People in their nineties and older represent a tiny but growing fraction of patients who undergo percutaneous coronary intervention (PCI), new research shows.
Although the rate of death after PCI is higher for these nonagenarians than it is for younger patients, the benefits can outweigh the risks for some, Dr. Abhishek Sawant of the State University of New York at Buffalo and colleagues found.
“We did show that patients who had lower risk and underwent this procedure actually did very well,” Dr. Sawant told Reuters Health in a telephone interview.
To better understand the risks and benefits associated with PCI in older patients, Dr. Sawant and his colleagues looked at medical data from the U.S. Department of Veterans Affairs on more than 67,000 veterans who underwent PCI between 2005 and 2014. Overall, nonagenarians represented 0.4 percent of the group, but that proportion increased from 0.25 percent in 2008 to 0.58 percent in 2014.
Thirty days after the procedure, 10.6 percent of the nonagenarians had died, compared to 1.4 percent of the younger patients. Mortality one year after PCI was 16.3 percent versus 4.2 percent, according to the results published July 10 in JACC: Cardiovascular Interventions.
After the researchers took factors such as patients’ other health problems into account, they found that the nonagenarians were still about twice as likely to die within 30 days of PCI, and their one-year mortality was also roughly doubled compared to younger patients.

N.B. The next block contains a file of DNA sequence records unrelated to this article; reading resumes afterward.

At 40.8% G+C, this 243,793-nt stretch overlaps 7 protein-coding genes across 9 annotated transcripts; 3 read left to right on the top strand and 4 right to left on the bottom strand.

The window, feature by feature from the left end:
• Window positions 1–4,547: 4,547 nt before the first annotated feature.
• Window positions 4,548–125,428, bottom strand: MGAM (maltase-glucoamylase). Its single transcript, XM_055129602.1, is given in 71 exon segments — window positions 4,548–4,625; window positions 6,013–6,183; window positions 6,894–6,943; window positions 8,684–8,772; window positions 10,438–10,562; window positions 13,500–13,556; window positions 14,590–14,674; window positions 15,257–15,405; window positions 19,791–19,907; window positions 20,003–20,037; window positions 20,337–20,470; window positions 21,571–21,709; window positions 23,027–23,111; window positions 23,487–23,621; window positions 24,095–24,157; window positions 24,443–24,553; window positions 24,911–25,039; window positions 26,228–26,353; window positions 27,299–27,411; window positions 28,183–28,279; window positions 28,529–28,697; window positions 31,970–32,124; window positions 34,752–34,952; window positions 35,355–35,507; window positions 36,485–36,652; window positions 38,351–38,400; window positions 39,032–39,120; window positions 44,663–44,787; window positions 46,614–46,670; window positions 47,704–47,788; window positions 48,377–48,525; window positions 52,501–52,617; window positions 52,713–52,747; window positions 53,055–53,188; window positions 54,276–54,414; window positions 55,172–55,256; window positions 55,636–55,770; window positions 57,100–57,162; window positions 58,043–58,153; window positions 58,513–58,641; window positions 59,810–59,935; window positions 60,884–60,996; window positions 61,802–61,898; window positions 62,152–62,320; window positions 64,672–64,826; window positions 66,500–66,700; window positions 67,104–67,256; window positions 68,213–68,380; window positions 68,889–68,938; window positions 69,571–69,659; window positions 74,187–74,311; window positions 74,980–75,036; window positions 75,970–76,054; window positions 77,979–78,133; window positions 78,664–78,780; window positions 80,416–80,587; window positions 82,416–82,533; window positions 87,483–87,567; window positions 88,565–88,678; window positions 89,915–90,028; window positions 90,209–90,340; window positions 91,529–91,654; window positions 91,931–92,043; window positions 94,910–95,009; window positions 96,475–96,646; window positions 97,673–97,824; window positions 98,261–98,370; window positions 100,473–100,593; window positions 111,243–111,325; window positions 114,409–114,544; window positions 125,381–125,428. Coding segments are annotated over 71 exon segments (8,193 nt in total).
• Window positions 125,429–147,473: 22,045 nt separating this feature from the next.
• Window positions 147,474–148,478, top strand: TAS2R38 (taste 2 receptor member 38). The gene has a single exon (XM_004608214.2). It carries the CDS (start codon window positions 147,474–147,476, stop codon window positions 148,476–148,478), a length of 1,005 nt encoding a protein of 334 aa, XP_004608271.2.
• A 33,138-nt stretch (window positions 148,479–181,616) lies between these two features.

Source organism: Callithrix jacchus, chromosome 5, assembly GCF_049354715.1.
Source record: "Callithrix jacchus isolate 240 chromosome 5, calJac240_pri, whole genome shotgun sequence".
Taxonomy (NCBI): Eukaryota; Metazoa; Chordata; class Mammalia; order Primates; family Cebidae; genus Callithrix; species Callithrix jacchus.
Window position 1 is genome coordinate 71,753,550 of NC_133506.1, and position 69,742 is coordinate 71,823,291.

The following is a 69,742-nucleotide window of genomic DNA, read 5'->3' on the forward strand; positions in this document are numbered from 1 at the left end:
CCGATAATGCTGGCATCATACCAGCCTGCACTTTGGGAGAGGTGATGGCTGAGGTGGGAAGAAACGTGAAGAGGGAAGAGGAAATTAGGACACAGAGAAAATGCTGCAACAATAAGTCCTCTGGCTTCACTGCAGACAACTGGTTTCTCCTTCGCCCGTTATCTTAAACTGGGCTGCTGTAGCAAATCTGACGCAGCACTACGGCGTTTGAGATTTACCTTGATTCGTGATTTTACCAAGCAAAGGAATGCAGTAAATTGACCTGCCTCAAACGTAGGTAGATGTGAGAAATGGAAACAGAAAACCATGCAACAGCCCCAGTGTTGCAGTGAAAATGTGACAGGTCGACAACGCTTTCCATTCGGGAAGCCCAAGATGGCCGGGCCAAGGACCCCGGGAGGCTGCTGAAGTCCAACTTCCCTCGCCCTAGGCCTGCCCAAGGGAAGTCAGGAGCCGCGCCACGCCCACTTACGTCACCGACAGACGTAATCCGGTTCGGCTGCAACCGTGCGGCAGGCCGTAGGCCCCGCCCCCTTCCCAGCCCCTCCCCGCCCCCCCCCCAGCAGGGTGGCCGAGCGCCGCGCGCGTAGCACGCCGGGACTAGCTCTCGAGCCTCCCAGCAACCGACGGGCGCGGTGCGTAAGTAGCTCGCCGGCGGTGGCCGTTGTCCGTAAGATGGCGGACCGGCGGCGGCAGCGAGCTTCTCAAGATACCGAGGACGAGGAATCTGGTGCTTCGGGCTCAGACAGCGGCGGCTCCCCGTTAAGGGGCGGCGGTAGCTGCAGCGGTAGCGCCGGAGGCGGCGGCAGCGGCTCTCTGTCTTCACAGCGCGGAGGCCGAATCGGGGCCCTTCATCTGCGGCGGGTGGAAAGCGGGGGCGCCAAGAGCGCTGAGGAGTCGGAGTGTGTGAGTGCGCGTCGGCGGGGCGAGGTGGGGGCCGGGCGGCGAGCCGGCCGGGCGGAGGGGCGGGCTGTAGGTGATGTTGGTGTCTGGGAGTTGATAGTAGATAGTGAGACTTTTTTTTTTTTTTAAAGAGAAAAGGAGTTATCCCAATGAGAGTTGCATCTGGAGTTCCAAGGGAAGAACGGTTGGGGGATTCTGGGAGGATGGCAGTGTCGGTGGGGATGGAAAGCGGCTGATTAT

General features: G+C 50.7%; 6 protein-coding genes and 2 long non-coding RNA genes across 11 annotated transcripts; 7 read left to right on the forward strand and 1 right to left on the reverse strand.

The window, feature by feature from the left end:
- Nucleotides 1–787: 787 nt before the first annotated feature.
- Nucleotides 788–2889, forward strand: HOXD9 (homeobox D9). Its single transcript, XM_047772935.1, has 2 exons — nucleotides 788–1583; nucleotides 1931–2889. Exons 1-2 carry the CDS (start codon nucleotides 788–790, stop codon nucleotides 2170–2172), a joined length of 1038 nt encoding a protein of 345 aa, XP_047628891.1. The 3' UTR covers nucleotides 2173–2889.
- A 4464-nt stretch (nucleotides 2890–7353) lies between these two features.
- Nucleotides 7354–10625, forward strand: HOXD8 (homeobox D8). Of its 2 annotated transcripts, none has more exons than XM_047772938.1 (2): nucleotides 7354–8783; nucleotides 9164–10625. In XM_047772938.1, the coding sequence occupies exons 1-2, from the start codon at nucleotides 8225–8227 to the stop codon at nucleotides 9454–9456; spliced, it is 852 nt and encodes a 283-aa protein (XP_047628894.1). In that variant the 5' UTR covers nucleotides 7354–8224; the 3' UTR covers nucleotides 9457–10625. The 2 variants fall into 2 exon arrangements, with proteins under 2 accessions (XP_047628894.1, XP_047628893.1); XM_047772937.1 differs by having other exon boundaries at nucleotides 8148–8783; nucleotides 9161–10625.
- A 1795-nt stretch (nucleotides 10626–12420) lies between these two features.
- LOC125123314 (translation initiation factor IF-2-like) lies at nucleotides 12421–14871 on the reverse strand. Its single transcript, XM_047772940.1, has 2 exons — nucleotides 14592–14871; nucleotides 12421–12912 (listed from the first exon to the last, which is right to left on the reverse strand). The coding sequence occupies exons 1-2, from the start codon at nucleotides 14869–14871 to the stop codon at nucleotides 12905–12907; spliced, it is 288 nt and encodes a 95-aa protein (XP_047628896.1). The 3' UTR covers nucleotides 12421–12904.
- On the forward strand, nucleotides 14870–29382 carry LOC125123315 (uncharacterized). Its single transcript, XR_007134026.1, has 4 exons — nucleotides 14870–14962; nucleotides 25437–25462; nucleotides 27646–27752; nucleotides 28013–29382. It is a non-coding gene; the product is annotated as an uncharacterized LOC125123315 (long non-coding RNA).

Dr. Sawant’s team also found they could predict mortality among the nonagenarians based on the patient’s National Cardiovascular Data Registry (NCDR) CathPCI score, which is a risk-assessment tool widely used on people undergoing PCI but had not previously been shown effective among people 90 and older.
Rather than rejecting a candidate for PCI out of hand based on age, Dr. Sawant said, physicians can use the NCDR CathPCI score to assess an individual’s risks, and then discuss these risks and potential benefits with the patient and his or her family. In these very old patients, he noted, PCI may not substantially extend life, but by easing chest pain, it can make important differences in their quality of life.
One caution about the study findings, the researcher noted, is that almost all the study participants were male – and the great majority of nonagenarians are female.
Another limitation of the study is that the “excellent” results of PCI in this over-90 population were not compared to similar patients who didn’t get PCI, writes Dr. David Holmes of the Mayo Clinic in Rochester, Minnesota, in an editorial accompanying the study. Still, the study provides valuable information for doctors looking to “optimize” longer-term treatment for these patients, he writes.